In the 18 months since launch, more than 10 new datasets have been made publicly available across the industry, helping to build “safer, more educated” autonomous vehicles.
Driverless technology company Motional has announced an expansion to its publicly available nuScenes dataset to help enable a “safer, smarter” autonomous driving industry.
According to Motional, nuScenes, created in March 2019, was the first publicly available dataset of its kind, and pioneered an industry-wide culture of safety-focused data-sharing and collaboration.
It launched as a collection of 1,000 urban “street-scenes” in Boston and Singapore. Motional reports, the scenes, composed of millions of photos and data-points collected from the vehicles’ full sensor suites, were then meticulously hand-annotated, and used to inform and advance machine learning models with the aim of building the safest possible self-driving vehicles.
The expanded dataset now includes nuScenes-lidarseg and nuImages and Motional cited it as a demonstration of its commitment to making driverless vehicles a “safe and reliable reality”.
“Safety transcends competition,” said Karl Iagnemma, president and CEO, Motional. “The belief that passenger safety must take priority over any competitive advantage is at the heart of nuScenes.”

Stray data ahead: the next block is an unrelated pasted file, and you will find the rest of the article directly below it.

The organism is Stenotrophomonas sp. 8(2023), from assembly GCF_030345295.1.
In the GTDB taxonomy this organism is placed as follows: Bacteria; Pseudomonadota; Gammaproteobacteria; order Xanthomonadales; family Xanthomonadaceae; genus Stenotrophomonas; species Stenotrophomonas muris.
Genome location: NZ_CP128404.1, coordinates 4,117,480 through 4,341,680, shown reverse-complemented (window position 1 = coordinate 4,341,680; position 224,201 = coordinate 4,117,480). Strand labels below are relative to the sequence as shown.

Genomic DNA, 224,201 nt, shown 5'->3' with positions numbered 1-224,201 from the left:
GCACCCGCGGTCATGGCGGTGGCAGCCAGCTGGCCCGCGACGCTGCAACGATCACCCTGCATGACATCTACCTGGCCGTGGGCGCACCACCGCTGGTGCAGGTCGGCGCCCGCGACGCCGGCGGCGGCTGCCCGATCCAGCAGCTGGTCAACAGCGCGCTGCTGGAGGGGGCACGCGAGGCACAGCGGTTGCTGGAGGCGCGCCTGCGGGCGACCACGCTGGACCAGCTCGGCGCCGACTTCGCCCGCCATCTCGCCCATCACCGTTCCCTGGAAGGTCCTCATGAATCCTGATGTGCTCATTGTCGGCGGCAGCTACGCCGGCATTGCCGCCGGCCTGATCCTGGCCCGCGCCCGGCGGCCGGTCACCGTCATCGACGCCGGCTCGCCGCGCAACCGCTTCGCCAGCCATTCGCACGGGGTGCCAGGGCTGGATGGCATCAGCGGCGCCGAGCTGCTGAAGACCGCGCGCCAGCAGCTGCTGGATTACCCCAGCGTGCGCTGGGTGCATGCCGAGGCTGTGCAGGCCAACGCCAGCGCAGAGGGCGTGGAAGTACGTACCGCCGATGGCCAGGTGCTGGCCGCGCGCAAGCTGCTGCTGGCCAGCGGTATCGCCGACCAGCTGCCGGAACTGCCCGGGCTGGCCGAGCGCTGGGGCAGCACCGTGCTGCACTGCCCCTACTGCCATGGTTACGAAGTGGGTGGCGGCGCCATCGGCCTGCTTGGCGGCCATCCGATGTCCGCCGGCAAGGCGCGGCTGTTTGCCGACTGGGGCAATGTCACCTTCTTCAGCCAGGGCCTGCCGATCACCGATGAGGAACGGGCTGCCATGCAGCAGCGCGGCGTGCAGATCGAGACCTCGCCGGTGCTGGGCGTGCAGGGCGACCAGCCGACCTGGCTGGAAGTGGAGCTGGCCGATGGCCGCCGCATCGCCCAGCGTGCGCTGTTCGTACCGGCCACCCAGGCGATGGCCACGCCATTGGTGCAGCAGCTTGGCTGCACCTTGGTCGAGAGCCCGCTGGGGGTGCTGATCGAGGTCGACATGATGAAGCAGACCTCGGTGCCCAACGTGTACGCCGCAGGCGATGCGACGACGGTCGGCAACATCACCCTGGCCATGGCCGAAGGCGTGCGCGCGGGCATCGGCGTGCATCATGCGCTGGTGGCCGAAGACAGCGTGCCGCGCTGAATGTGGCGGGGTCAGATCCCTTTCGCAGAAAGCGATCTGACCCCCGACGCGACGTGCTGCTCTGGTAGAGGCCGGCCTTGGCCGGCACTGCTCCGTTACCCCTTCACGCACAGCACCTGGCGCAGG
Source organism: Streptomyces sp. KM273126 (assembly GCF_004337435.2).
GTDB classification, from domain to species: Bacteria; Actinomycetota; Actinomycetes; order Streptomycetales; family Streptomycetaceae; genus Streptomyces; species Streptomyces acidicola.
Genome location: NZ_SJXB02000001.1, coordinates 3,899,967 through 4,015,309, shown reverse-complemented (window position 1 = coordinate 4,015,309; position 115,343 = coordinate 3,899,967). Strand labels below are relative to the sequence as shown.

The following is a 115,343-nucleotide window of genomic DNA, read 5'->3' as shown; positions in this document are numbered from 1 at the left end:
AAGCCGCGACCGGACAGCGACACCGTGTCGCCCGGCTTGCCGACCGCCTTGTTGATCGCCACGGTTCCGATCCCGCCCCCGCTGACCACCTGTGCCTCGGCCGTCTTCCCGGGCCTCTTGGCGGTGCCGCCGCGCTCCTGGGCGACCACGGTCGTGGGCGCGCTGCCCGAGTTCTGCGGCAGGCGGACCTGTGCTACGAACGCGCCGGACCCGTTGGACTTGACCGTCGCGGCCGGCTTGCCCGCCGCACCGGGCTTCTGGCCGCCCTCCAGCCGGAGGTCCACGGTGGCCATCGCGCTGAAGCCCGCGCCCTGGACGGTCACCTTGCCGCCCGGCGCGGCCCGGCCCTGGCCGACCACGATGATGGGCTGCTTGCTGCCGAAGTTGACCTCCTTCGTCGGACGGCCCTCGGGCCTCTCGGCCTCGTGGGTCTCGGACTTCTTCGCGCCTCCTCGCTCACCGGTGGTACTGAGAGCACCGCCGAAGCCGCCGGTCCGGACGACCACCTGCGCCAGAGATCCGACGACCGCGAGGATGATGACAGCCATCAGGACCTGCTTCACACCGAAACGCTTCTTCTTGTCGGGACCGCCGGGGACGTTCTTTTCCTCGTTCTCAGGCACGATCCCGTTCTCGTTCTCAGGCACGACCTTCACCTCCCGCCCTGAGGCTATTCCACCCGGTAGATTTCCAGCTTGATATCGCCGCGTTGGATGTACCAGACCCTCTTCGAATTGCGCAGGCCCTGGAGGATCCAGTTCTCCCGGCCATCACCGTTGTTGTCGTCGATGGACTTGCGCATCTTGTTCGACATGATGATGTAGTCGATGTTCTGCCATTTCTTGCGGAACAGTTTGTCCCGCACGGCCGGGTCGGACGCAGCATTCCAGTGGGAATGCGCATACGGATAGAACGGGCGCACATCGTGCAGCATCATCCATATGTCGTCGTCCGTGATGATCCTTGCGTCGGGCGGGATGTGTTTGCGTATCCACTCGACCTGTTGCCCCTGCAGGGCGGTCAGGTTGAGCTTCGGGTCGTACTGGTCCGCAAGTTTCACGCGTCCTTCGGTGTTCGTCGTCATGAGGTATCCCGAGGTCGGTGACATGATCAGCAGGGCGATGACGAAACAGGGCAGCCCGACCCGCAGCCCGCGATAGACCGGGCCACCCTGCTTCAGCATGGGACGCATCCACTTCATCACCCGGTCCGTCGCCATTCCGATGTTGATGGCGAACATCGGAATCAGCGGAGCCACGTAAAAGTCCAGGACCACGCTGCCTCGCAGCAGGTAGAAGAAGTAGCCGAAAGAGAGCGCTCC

Since release, Motional claims more than 8,000 researchers have used nuScenes, with some 250 scientific papers published using the data. Furthermore, nuScenes gave rise to a culture of information-sharing in the autonomous vehicle industry.
“The belief that passenger safety must take priority over any competitive advantage is at the heart of nuScenes”
In the 18 months since launch, more than 10 new datasets have been made publicly available across the industry, helping to build safer, more educated autonomous vehicles.
In 2019, Motional was part of the team that released Safety First for Automated Driving white paper, an organised framework for the development, testing and validation of safe automated passenger vehicles.
Since 2018, the company has also operated a public robotaxi fleet in Las Vegas, providing more than 100,000 rides.
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